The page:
Maintaining a stocked cart, with a full supply of the life-saving drug dantrolene, to treat malignant hyperthermia, a rare but potentially fatal adverse reaction to general anesthesia, may not be cost-beneficial in hospital maternity units where the incidence of the reaction is low, according to a new paper published in the Online First edition of Anesthesiology, the peer-reviewed medical journal of the American Society of Anesthesiologists (ASA).
Can medical marijuana help to fight the opioid epidemic? Many believe that it can. But a new study finds that people who use medical marijuana actually have higher rates of medical and non-medical prescription drug use--including pain relievers. The study appears in the Journal of Addiction Medicine, the official journal of the American Society of Addiction Medicine (ASAM), published by Wolters Kluwer.
A Duke-led study publishing April 17 in the Journal of the American Medical Association followed women for five years after two common prolapse surgeries and found failure rates for both procedures were equally high, at over 60 percent.
Giving opioids to animals to quell pain after surgery prolongs pain for three weeks and primes specialized immune cells in the spinal cord to be more reactive to pain, according to a new study by the University of Colorado Boulder. The authors say the paradoxical findings could add a new wrinkle to the conversation about the national opioid epidemic.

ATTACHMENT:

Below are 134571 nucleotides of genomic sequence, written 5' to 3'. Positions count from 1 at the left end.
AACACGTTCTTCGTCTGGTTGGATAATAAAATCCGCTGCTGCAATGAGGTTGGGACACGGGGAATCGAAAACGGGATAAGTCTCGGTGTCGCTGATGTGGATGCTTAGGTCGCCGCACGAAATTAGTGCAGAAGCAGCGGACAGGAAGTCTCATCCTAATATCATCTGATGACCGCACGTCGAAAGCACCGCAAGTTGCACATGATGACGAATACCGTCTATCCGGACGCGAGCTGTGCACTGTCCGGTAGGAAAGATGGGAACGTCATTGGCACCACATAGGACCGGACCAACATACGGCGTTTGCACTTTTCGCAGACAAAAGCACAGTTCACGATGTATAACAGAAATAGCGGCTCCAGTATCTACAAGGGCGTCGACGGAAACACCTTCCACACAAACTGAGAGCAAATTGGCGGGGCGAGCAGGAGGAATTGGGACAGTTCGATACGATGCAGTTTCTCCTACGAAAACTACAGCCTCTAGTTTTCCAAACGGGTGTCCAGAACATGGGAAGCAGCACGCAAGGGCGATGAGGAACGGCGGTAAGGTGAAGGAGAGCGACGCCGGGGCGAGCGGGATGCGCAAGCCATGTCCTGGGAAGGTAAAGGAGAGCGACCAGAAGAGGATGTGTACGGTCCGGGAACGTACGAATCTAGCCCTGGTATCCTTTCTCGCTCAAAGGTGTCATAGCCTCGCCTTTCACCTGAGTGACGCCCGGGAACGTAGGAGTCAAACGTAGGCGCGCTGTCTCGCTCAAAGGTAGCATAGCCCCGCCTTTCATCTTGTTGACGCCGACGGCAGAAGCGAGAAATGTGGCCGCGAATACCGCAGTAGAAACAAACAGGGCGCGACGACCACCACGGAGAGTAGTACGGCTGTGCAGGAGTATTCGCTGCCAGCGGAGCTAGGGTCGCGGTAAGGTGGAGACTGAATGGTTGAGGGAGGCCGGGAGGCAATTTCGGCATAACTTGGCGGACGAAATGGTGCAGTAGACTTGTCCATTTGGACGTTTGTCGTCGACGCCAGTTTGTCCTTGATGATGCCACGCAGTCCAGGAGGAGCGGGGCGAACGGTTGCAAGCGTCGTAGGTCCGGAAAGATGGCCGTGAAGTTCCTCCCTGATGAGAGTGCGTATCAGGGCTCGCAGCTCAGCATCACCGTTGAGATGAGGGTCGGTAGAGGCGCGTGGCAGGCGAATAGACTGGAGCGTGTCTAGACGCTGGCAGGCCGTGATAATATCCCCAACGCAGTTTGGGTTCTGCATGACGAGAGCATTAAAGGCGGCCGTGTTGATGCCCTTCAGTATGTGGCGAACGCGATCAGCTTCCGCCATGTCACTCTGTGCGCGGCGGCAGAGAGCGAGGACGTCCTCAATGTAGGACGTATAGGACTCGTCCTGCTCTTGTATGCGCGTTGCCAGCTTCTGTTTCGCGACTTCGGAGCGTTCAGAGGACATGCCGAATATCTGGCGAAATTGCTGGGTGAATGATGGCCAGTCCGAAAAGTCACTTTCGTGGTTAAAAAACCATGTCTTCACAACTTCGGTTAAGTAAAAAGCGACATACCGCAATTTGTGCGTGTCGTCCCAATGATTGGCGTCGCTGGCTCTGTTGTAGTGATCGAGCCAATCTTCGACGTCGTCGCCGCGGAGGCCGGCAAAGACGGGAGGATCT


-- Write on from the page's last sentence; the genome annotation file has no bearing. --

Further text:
A new BJS (British Journal of Surgery) study indicates that axillary ultrasound imaging is inferior for detecting axillary node metastasis in patients with breast cancer.
A new Johns Hopkins Medicine analysis of national trauma data shows that trauma patients were four times more likely to die from gunshot wounds and nearly nine times more likely to die from stab wounds before getting to a trauma center in 2014, compared with rates in 2007.
Searching the entire genome, a Yale research team has identified a gene that when eliminated can spur regeneration of axons in nerve cells severed by spinal cord injury.
A new way to rapidly assess levels of consciousness in people with head injuries could improve patient care.
The University of Glasgow's Sir Graham Teasdale, co-creator of the Glasgow Coma Scale, has teamed with Paul M. Brennan and Gordon D. Murray of the University of Edinburgh to create new assessment tools that build on the Glasgow Coma Scale to provide greater information on injury severity and prognosis in patients with traumatic brain injury while still offering simplicity of use.
More people are receiving coronary revascularization under Michigan's Medicaid expansion (the Healthy Michigan Plan). A new analysis finds that the expansion hasn't caused significant problems for patients.